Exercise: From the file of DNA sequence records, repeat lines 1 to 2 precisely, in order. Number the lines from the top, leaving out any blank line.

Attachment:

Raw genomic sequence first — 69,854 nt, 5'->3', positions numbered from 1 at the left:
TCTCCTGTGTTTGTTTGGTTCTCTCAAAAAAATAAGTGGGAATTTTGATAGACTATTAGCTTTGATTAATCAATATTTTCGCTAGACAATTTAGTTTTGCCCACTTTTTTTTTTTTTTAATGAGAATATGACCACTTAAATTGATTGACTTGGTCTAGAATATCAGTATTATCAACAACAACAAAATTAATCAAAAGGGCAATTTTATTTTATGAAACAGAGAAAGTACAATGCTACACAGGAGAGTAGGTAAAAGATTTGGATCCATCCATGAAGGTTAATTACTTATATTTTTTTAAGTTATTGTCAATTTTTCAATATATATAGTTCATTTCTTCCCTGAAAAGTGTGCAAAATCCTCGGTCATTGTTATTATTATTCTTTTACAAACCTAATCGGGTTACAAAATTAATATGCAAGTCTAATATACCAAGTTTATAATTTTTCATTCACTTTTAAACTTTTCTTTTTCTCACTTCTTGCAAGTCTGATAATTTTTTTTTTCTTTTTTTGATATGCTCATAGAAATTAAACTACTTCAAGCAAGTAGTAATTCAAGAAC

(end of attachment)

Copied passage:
Raw genomic sequence first — 69,854 nt, 5'->3', positions numbered from 1 at the left:
TCTCCTGTGTTTGTTTGGTTCTCTCAAAAAAATAAGTGGGAATTTTGATAGACTATTAGCTTTGATTAATCAATATTTTCGCTAGACAATTTAGTTTTGCCCACTTTTTTTTTTTTTTAATGAGAATATGACCACTTAAATTGATTGACTTGGTCTAGAATATCAGTATTATCAACAACAACAAAATTAATCAAAAGGGCAATTTTATTTTATGAAACAGAGAAAGTACAATGCTACACAGGAGAGTAGGTAAAAGATTTGGATCCATCCATGAAGGTTAATTACTTATATTTTTTTAAGTTATTGTCAATTTTTCAATATATATAGTTCATTTCTTCCCTGAAAAGTGTGCAAAATCCTCGGTCATTGTTATTATTATTCTTTTACAAACCTAATCGGGTTACAAAATTAATATGCAAGTCTAATATACCAAGTTTATAATTTTTCATTCACTTTTAAACTTTTCTTTTTCTCACTTCTTGCAAGTCTGATAATTTTTTTTTTCTTTTTTTGATATGCTCATAGAAATTAAACTACTTCAAGCAAGTAGTAATTCAAGAAC